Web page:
Customer-Centric Transformation: What Good Looks Like – Insight and Planning – Part 5 of 14

Designing and executing a customer-centric business model requires end to end organisational alignment. Customer-centric capability development cannot take place in isolation to the rest of the business. The customer-centric journey requires a clear quantified understanding of current organisational capability across all 14 capability areas of the SCHEMA® Customer Management framework in the centre of the REAP Customer-Centric Blueprint below. As important as an understanding of current customer management capability is, so too is an understanding of the capability to which the organisation aspires.

Each week I’ll address another single capability area, sharing with you the Transformation Intent to which your organisation should commit to, as well as ‘What Good Looks Like’ for those organisations that have achieved a fairly high level of maturity in the respective capability area.

The REAP Customer-Centric Organisation Blueprint®


REAP CCOB for Blog










This week we are dealing with Insight & Planning which is one of the six Enabling capability areas represented. The Enablers explore the components needed to energise your transformation and will invariably involve changes that can be planned for within the current business cycle, for implementation in the next budgetary or operating period. These components support your capability to implement your chosen customer strategies and rely on the fundamental building blocks (Foundations) already discussed in Part 1 to 4 of this series of blog posts.

Transformation Intent – Insight and Planning

“Whereas data management ensures that the quality and priority of critical customer information enables a customer-centric approach, insight and planning translates that data into meaningful patterns of customer drivers and behaviour. With this understanding you can transform your approach to defining your customers’ needs from an outside-in perspective, thereby segmenting them correctly and, thus becoming capable of delivering a relevant and superior customer experience, while being mindful of your competitors’ manoeuvres.”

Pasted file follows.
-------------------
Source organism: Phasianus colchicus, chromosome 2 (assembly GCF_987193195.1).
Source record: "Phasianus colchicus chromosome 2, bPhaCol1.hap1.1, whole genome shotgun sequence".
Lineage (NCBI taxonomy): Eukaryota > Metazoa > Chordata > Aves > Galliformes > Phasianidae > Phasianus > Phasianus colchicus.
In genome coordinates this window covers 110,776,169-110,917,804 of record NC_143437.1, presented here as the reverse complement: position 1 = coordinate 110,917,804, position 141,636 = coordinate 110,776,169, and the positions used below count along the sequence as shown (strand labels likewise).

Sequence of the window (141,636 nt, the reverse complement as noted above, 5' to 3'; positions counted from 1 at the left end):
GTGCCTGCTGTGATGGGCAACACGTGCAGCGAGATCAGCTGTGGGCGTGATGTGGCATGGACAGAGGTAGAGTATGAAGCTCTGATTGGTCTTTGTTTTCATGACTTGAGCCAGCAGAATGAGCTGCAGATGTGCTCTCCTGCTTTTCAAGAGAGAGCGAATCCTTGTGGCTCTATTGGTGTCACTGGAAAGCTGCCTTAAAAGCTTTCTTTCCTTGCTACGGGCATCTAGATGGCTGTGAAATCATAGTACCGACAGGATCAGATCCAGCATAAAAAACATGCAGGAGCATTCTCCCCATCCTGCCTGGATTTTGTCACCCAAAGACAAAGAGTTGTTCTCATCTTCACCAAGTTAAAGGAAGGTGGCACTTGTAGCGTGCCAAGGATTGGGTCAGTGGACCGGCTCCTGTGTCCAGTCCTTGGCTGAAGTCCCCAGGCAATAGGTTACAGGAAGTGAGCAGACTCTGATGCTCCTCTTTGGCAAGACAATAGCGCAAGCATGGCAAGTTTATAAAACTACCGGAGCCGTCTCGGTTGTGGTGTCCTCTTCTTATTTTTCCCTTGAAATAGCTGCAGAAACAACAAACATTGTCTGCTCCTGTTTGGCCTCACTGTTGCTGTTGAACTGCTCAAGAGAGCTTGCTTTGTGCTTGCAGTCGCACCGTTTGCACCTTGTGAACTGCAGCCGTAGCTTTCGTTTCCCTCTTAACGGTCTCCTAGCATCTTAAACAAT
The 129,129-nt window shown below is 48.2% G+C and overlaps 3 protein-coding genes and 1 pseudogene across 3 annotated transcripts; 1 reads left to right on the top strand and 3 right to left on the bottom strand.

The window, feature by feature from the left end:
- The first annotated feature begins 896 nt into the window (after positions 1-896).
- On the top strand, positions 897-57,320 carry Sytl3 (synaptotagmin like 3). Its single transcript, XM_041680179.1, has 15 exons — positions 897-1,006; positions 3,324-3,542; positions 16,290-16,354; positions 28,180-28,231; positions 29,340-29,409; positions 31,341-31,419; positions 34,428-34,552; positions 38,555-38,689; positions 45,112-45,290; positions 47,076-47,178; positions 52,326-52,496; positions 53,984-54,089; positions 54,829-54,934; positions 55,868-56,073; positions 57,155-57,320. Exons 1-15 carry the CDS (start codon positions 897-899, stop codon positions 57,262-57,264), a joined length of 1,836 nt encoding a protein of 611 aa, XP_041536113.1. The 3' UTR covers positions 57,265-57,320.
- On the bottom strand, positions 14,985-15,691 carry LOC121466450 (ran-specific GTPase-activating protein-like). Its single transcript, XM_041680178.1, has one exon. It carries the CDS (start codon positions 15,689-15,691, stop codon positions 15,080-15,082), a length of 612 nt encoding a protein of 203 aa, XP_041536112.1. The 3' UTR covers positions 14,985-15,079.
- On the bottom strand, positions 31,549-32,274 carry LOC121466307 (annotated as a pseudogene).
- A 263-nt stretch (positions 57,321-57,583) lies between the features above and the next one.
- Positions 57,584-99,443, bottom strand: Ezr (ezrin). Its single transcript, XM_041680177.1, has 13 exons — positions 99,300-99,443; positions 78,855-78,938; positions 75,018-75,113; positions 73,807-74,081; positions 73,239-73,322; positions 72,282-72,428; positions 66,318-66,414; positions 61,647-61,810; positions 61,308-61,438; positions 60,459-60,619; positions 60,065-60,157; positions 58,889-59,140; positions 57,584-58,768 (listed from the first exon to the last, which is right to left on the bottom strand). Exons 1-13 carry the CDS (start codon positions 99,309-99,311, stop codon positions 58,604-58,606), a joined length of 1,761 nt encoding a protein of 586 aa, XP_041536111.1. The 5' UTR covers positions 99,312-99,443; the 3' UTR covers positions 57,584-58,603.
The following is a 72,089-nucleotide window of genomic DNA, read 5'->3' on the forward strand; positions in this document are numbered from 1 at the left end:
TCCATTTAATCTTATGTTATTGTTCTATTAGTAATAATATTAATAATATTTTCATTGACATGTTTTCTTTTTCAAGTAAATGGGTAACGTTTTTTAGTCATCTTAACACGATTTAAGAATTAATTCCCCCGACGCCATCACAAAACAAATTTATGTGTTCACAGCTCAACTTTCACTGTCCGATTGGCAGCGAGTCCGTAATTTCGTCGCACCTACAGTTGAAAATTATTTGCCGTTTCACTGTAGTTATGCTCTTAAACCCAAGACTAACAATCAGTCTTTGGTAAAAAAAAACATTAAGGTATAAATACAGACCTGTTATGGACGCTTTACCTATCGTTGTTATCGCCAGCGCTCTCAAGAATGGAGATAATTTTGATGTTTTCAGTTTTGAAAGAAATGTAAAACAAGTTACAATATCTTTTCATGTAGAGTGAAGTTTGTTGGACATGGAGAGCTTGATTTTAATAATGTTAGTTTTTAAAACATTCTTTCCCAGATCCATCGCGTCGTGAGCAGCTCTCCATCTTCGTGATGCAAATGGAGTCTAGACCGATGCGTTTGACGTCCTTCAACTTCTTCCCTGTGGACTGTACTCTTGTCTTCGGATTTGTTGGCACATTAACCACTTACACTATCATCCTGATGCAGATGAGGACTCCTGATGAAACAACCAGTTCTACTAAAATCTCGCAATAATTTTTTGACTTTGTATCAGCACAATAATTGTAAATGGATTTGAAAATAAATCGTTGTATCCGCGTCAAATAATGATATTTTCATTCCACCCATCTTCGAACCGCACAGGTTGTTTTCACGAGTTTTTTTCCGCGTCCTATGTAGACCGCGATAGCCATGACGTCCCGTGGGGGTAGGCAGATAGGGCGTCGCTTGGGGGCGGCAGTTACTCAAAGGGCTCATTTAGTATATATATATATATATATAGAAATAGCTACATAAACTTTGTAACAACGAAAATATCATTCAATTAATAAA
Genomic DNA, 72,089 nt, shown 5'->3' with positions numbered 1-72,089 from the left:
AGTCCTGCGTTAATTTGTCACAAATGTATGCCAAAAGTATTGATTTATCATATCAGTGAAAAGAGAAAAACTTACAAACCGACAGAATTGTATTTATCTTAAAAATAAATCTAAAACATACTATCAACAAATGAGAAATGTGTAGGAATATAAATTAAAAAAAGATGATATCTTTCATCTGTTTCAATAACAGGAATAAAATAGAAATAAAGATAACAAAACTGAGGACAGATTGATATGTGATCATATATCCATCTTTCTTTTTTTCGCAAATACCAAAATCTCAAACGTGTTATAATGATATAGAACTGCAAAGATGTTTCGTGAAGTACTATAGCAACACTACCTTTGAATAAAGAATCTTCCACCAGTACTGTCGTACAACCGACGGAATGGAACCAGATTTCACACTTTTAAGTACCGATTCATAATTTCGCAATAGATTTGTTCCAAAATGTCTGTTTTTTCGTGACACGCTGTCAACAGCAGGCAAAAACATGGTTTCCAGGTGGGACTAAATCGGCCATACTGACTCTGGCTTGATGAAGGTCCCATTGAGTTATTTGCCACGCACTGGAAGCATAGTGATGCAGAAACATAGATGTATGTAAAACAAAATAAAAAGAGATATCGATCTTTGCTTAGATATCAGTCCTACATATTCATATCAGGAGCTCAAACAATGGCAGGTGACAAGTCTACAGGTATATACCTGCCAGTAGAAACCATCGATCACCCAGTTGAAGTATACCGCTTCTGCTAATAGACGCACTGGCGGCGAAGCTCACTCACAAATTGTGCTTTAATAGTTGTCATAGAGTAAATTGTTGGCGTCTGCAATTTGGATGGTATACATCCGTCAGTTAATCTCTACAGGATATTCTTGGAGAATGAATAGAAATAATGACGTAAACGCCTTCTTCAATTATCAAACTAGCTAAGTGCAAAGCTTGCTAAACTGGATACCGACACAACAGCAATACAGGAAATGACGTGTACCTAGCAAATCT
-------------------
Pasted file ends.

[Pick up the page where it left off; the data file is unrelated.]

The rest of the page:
What Good Looks Like – Data Management

  • The current and changing nature of customer transactional behaviour is understood in its own right and in terms of how it relates to other behaviours. Non-transactional behaviours (both on-line and off-line) are captured and analysed as well as being researched at the market level.
  • The nature and relative importance of own-customer and overall market needs (as opposed to satisfaction) are understood.
  • A clear and consistently applied segmentation framework is in place at the detailed analytical level and at an operational level that drives differences in the ways that customers are actually managed. The segmentation extends beyond financial value into dimensions such as needs, attitudes etc.
  • There is an explicit customer dimension to business planning activity that considers planned revenue / margin improvements, by customer segment, by the value drivers that will deliver them. The range of competitors likely to impact the organisation’s ability to achieve these plans have been identified and their action / reaction is both predicted and monitored.


For more insight into customer-centric business model innovation as well as more insight into this particular area of the REAP Customer-Centric Blueprint, please see my book “The Customer-Centric Blueprint’ –



3 Responses

  1. Dear Doug

    I hope this finds you well.

    It is so good to hear from you and thanks for sharing information with us. For some time I was thinking may be you have decided to do something else. It has been quiet. Do you still have your sessions?

    Kind regards
    Thandeka Buthelezi
    Executive Manager: Customer Services
    Prasa Rail
    Office: +27 11 773 1560
    Mobile: +27 82 782 5820

  2. Hi Doug,

    Nice chatting to you the other day.

    In regards your newsletter I just wanted to say how difficult it was in one of the projects I worked on to implement a behavioral segmentation system across their retail client base when in theory it looked like realistic and valuable project, the problem lay in the product and channel orientation of their operating construct, and that as such the data quality issues emanating from their ‘feeder systems’ on aspects like up-to date customer demographics were not at a level (on an ongoing operational basis) for a reasonable probability of customer classification or predictive modeling to be systemically applied… The project then became well nigh impossible as resolution would have impacted the construct of their operating model.

    Kind regards,


    Sent from my iPad

    • Hi Greg – thanks so much for your input. As you and I well know organisations that have developed their business models around product and channel require major leadership commitment and boldness in order to innovate through the lens of the customer. You’ve highlighted such a good example of an organisational ecosystem that cannot be meaningfully ‘customerised’ without major surgery. One wonders whether leadership is sufficiently enlightened to seriously review the current way they create, deliver and capture value (no doubt in an industry that is beset by ‘better sameness’ and mediocrity) and realise that the BIG opportunities lie in finding new and unique ways to create, deliver and capture value – through the lens of the customer rather than through the lens of the current business model – rgds, Doug

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